Saturday, May 7, 2016

Irish Spring

“Millions and millions and millions and millions of people look at that pretty picture of America he painted and they cannot find themselves in it to save their lives. People are upset, frankly; they’re anxiety-ridden, they’re disoriented, because they don’t see themselves in that picture.”
—Bill Clinton, speaking in March about President Obama’s assessment of the U.S. economy
If you are for some reason relying solely on this blog for news on Irish politics, then the last thing you read about it was that there was election back in February. You might even be assuming there has been a government up and running and conducting business during these past nine or ten weeks.

If, on the other hand, you follow Irish politics through real news sources, then you know the recently elected parliamentarians (Teachtaí Dála, or house deputies) only managed to get past the step of electing a new head of government (Taoiseach, or chieftain or leader) yesterday. Why did it take so long? Because no party received a majority of votes and, moreover, there was no combination of parties or individual TDs who were easily amenable to coalition and whose numbers amounted to a working plurality. The two largest parties—remnants of the two sides in the 1922-23 civil war—did some tentative exploration of a so-called grand coalition, but the ideological and/or legacy hurdles were just too much to surmount.

In the end the Fine Gael party worked out a way to form a minority government. This entailed making commitments to the Fianna Fáil party on what actions it would and would not undertake in order for Fianna Fáil not to bring down the government. It also involved bringing non-party-affiliated TDs on board with promises of funding special projects in their constituencies and, in some cases, giving them ministerial posts. The good news for Fine Gael is that its leader, Enda Kenny, becomes the first Taoiseach of his party ever to be returned for a second consecutive term. The bad news is that he goes from having a commanding number of votes at his beck and call in the last government to being dependent on all kinds of politicians with different priorities and agendas in this one. No one expects this government to last a full five-year term.

Here’s something to think about. By design of the European-style parliamentary system, Ireland was without a fully functioning government for ten weeks. This is the kind of pause that an obstructionist like Ted Cruz could only dream of. And, yes, things kept functioning just fine without a government. This is because government functionaries—the people who actually carry out government services—were still on the job. The annual budget was still in place and they were still getting paid. The Irish government doesn’t have to keep passing emergency spending bills all the time, as the U.S. government has gotten in the habit of doing.

You might think a country going more than two months without a government would be an extraordinary occurrence, but it isn’t—at least not in a parliamentary system. Spain has had not functioning government since its elections in December. On Tuesday King Felipe VI called for new elections to be held on June 26, i.e. a half-year after the last ones. In the voting four months ago, the Spanish electorate split its votes over so many different ideologically opposed parties that no amount of negotiation was able to result in a viable government. The question now is whether the result in June will be much different.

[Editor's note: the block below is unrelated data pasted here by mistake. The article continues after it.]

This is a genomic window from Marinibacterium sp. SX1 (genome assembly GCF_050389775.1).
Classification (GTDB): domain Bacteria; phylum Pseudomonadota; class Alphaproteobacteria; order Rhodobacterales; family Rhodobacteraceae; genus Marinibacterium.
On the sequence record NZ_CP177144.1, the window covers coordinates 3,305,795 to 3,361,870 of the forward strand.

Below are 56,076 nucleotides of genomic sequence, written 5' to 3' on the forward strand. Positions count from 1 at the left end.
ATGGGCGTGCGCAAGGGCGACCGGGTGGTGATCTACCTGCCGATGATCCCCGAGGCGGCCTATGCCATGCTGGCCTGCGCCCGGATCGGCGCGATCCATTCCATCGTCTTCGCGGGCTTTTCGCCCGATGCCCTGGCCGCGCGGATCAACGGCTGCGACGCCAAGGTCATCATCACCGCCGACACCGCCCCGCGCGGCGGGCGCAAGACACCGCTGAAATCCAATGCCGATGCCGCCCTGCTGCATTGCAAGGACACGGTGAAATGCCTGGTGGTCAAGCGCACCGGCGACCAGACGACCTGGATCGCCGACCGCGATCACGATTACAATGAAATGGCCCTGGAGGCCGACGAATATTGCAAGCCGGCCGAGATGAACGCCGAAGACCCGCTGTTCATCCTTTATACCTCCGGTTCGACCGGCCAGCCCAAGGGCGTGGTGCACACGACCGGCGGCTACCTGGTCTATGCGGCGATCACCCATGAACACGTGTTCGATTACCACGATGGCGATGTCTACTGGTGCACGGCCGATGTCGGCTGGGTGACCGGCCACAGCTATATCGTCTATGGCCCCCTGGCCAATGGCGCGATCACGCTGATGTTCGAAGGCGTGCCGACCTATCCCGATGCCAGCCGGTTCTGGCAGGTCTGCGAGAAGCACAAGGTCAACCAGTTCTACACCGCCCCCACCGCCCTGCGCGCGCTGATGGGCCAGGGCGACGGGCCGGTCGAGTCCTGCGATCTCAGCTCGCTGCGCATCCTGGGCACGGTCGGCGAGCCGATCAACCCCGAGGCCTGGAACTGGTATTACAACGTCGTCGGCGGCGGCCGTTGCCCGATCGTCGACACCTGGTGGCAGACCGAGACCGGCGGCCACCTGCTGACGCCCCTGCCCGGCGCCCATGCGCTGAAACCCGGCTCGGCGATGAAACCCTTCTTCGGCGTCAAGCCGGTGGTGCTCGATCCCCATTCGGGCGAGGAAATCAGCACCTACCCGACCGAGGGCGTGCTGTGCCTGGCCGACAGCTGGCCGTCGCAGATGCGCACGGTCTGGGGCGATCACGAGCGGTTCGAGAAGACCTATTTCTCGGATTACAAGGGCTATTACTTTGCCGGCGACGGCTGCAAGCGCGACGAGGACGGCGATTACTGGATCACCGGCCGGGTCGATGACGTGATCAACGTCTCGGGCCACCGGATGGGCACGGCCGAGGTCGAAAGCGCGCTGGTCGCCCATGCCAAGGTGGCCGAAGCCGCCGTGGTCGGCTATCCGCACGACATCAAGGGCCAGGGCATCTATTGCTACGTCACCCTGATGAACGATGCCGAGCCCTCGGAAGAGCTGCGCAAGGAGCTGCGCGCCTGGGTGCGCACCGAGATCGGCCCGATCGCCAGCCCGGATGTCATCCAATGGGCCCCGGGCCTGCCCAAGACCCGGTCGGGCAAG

Even the current Spanish deadlock, though, is not the worst case scenario in terms of endless caretaker government. A half-decade ago Belgium went 589 days (yes, more than a year a half) without an elected government. This was because the Belgians elected eleven different parties to the Chamber of Representatives with none of them winning more than 20 percent of the seats. Things were made no easier by the fact that the Belgian political landscape runs the gamut from Flemish separatists to French-speaking Socialists.

Given its two-party system—not in the Constitution but rigidly upheld by tradition and myriad laws—hung congressional elections are not something the United States needs to worry about. But political fragmentation manifests itself in other ways in the U.S., as we are currently seeing. Washington-based commentators keep insisting on describing the factors that have led to Donald Trump becoming the presumptive GOP nominee as something going on internally within the Republican Party. This way of looking at it is misleading and not particularly insightful. Party “membership” is self-selecting and fluid, and these days fewer people than ever see themselves as belonging to a political party.

In America, the traditional party structures, as seen at the top level, tend to mask what is roiling down below among actual voters. A sea change does not become apparent to the so-called expert political watchers until something happens they never saw coming, like Trump’s nomination. Only then do the unimaginative pundits get an inkling of what is a lot clearer for all to see in European countries with parliamentary systems.

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